To all the midwives who have worked here, and the team at the hospital today, thank you.
In 1999, we began working in a country scarred by war and violence, Afghanistan. In Kabul, Laskhar-Gah, Anabah in the Panjshir valley and our many first-aid centres, we’ve managed to treat more than 6 million people over 20 years of work.
Three people, Yousof, Hedayatullah and Mobin, have helped us tirelessly in that work. Here, through their words, we’ll show you how we’re still managing, thanks in part to them, to offer a chance of peace in a country where war seems never-ending. Follow this blog every week to read all their stories.
“It was Dr Hazim, a senior surgeon and a colleague of mine, who told me about EMERGENCY for the first time, and suggested that I start working at the Surgical Centre for War Victims, here in Kabul”.
Yousof joined our staff in 2006 as a ward nurse, but his enthusiasm and can-do attitude soon earned him a position in the Intensive Care Unit, and then in the Operating Theatre.
Today, he is the ICU team leader, but also a sports fan. Outside the hospital, he combines his work ethic with an interest in Taekwondo. Although the war in Afghanistan makes it difficult to live a day-to-day life with any sense of normality, Yousof continues to offer regular Taekwondo classes to young children.
“Life conditions in Afghanistan are getting worse by the day… I’m more worried than ever about the safety of my family and the children I train. One day an explosion occurred a stone’s throw away a class I was teaching – thankfully, no one was hurt.”
The professional growth that Yousof has experienced in our hospital fills him with pride, and gives him all the determination he needs to wake up every morning and devote himself to helping victims of war in his country.
Yousof, we’re so proud of you!
If we were to count up all the people who have worked alongside us at our Surgical Centre for War Victims in Kabul, one of the first names on the list would be Hedayatullah.
Hedayatullah has been with us since day one – or rather, since day zero.
“Nineteen years ago, EMERGENCY was looking to open a hospital in Kabul, and was looking for staff. The news caught our attention – it’s not something that happens every day.”
That’s his first memory of us. Our first memory of him is in the form of the written test and the two interviews he had to pass to make it through the hiring process and join our staff.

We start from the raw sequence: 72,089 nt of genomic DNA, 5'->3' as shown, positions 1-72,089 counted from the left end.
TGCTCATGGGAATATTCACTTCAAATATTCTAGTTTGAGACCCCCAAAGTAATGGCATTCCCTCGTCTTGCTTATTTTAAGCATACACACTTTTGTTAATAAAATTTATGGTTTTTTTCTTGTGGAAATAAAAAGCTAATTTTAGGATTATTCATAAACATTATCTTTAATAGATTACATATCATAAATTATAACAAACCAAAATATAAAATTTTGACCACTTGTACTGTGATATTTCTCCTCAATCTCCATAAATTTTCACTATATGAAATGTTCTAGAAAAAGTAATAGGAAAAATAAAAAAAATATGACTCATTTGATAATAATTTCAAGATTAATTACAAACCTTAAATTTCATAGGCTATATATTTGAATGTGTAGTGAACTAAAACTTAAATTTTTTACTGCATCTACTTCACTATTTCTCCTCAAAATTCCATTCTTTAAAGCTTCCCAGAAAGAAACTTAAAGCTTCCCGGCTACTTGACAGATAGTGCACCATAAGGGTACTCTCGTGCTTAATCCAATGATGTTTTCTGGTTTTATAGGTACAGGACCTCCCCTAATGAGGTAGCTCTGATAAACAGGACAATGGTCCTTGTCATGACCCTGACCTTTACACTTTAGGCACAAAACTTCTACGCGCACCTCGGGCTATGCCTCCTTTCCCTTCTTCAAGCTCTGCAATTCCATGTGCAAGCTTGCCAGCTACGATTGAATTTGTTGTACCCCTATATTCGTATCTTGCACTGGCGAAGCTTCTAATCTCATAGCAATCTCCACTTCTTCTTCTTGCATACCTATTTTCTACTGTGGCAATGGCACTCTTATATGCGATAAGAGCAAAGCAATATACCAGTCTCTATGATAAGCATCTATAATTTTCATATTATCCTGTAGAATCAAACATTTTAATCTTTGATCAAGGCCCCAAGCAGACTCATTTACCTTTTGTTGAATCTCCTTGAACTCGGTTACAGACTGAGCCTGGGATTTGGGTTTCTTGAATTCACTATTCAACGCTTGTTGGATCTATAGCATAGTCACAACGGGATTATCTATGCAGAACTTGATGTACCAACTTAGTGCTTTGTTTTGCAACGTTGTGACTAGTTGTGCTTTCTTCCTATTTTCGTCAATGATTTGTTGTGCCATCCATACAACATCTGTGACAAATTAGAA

“I started off working in the Intensive Care Unit as a nurse, but asked to be transferred to the clinic so I could have more flexible shifts and make more time for my studies. I’d always dreamed of specialising in pharmacy.”
At the end of his studies, Hedayatullah was officially made the head of the hospital’s pharmacy. While he was in that role, he told us about a job offer he’d received. We pleaded with him to stay and continue his journey with us, and today, we’re still able to count on his professionalism.
His commitment and his perseverance are something we never want to go without.
“I first met Gino Strada and his colleagues in 1998. EMERGENCY was planning to open its first hospital in Afghanistan…” begins Mobin.
Our founder, Dr Gino Strada, had decided to open a project in the country, assisting and treating victims of war. We started in the village of Anabah, in the Panjshir Valley, two hundred kilometres North of Kabul. Here, decades of war had left its mark on the landscape, and on the daily lives of the locals.
Once a site had been chosen – the ruins of a former military academy – we decided to build a Surgical Centre, and asked Mobin for his help: “We’d like you to join our staff as a nurse,” we told him. And he accepted.
Now he’s in charge of the nursing staff in the operating room in our hospital in Kabul, but we will always consider him one of the ‘pioneers’ of our work in Afghanistan: after Anabah, Mobin started working in our hospital in Kabul and in 2004, when we decided to open our second Surgical Centre for War Victims in Lashkar-Gah, Mobin helped us get the project off the ground.
For civilians in Afghanistan, fear and insecurity are now a part of everyday life, even for Mobin, when he thinks about his children’s future – but he overcomes them with his courage and his commitment.
More than 20 years have passed, and despite the daily risks he faces, Mobin is still by our side.